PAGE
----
Children. They’re the gift that keeps on giving. They have the ability to bring happiness and joy to a family, but there are certain questions you need to ask yourself before taking such a big step to becoming a father. There are many repercussions and responsibilities that come along with parenthood, some of which don’t directly affect the family; others have a more obvious impact. These 5 reasons should be taken into consideration when asking yourself whether you should take on the role of a parent.
1. They’re Killing the Planet
It might sound a bit dramatic, but there’s truth behind this. As the human population increases, people consume more resources. Whether it’s food, energy, or water, more people results in more consumption. The 7 billion people already on the planet are using a vast amount of resources while reserves of essential energy deposits are depleting. Why is this a bad thing? Well, overpopulation can lead to water, food and resource shortages, damage to the environment (think ozone depletion and global warming), overharvesting of animals (which leads to species extinction), and higher possibilities of disease outbreaks. While it’s difficult to see the immediate risks of having children, considering the negative consequences of population growth and the effects that it could have on younger generations might make you second guess your decision.
2. They’re Expensive
You’ve heard this one before. Between diapers, formula, clothes, food, furniture, and hospital costs, children can be very expensive. And then there are college funds, cars, and more food to worry about as children grow into teenagers. A recent report by the USDA (apparently child expenses fall under the same scope as agriculture) states that it costs average-earning Americans $234,000 to raise a child for 17 years, with housing, education, and food being the highest expenses. This number varies by state, of course, with the most expensive states being in the urban northeast. As noted, this number is the average cost, but the price can vary greatly depending on income level with the report stating:
“A family earning less than $59,410 per year can expect to spend a total of $169,080 (in 2011 dollars) on a child from birth through high school. Similarly, middle-income parents with an income between $59,410 and $102,870 can expect to spend $234,900; and a family earning more than $102,870 can expect to spend $389,670.”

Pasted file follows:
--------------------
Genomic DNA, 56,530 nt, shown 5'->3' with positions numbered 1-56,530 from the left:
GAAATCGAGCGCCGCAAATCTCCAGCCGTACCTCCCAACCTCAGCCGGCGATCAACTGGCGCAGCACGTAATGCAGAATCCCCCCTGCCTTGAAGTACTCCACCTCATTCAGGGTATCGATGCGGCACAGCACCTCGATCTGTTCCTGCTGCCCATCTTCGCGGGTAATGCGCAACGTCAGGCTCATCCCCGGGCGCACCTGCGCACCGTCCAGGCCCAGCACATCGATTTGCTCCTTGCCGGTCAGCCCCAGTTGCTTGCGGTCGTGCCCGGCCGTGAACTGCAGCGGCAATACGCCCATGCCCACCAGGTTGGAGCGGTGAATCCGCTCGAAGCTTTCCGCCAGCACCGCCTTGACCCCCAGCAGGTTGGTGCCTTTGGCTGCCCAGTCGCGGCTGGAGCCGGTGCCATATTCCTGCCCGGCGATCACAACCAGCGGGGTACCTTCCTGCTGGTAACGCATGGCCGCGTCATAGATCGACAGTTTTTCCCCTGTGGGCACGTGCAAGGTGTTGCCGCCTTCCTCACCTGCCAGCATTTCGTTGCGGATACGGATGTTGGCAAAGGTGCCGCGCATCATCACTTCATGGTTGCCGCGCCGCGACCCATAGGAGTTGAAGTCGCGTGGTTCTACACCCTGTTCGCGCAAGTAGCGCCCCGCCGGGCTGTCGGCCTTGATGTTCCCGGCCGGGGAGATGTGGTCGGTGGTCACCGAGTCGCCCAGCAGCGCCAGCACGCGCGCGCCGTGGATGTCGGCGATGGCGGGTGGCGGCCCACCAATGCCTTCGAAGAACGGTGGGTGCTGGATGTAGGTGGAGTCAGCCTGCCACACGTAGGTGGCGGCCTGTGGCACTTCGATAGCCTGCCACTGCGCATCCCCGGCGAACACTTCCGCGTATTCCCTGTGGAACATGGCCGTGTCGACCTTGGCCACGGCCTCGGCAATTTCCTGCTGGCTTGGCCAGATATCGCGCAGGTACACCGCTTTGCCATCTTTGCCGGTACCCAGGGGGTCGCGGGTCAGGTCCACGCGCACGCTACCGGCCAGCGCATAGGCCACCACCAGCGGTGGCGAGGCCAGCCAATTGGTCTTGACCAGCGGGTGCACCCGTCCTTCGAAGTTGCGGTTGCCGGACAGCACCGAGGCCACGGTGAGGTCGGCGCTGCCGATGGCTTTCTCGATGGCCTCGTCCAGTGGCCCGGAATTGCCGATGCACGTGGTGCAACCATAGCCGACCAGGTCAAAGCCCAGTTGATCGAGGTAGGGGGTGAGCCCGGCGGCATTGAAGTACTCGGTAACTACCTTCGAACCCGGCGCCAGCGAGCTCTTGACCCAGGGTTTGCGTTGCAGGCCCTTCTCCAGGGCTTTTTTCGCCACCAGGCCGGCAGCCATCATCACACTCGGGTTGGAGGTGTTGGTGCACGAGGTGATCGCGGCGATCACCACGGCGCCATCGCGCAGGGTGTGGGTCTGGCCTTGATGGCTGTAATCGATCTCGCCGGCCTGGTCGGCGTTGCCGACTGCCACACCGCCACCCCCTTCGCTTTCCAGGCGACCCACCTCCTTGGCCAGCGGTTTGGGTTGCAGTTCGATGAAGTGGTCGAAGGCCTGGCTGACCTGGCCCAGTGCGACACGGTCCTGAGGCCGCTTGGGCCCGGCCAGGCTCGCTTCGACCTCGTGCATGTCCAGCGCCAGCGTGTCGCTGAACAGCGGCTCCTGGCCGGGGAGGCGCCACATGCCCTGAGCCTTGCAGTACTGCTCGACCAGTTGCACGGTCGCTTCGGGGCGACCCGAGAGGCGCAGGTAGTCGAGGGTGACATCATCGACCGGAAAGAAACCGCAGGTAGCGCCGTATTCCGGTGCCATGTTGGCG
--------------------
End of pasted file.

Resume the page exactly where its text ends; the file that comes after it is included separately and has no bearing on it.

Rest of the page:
As presented by these staggering numbers, it is evident that children can be great financial burdens.
3. They Take Time
Along with being expensive, children are also a huge responsibility. Parents have to invest a lot of time into teaching children essential skills and values, and this often means sacrificing their own passions and needs. Of course, that’s what parenting is about, but a significant amount of pregnancies are unexpected. For young people, an unexpected pregnancy might force the parents to stifle their career ambitions or put certain aspects of their lives on hold.
4. They Can Strain Relationships
It’s no secret that raising children is a serious time commitment, but the idea that children can break up marriages and relationships is almost taboo. But it’s true. Bringing children into a relationship changes a lot of things. Whether it causes sexual frustration, financial duress, or simply more arguments, these issues can result in the separation of two people. Discussing possible concerns beforehand is always a smart move because, to put it bluntly, assuming that parenthood won’t affect a relationship is simply unwise.
5. You Don’t Want Them
This is probably the most rational explanation. Becoming a father isn’t a decision that should be made on a whim; it requires deliberation and thought in order to reach a consensus. One of the biggest mistakes for adults to make is to have children that they don’t want or aren’t ready for. This could lead to divorce – not just from your spouse – but from the child, too. Essentially, you’re doing a disservice to an innocent child. Perhaps this is one cause of the high divorce rate in the United States, as well as the high percentage of single mothers.
Considering these 5 important reasons could definitely lead to a more coherent and intelligent decision. In the meantime, consider the contraceptive options available so that you don’t have any surprises.
Featured photo by mith17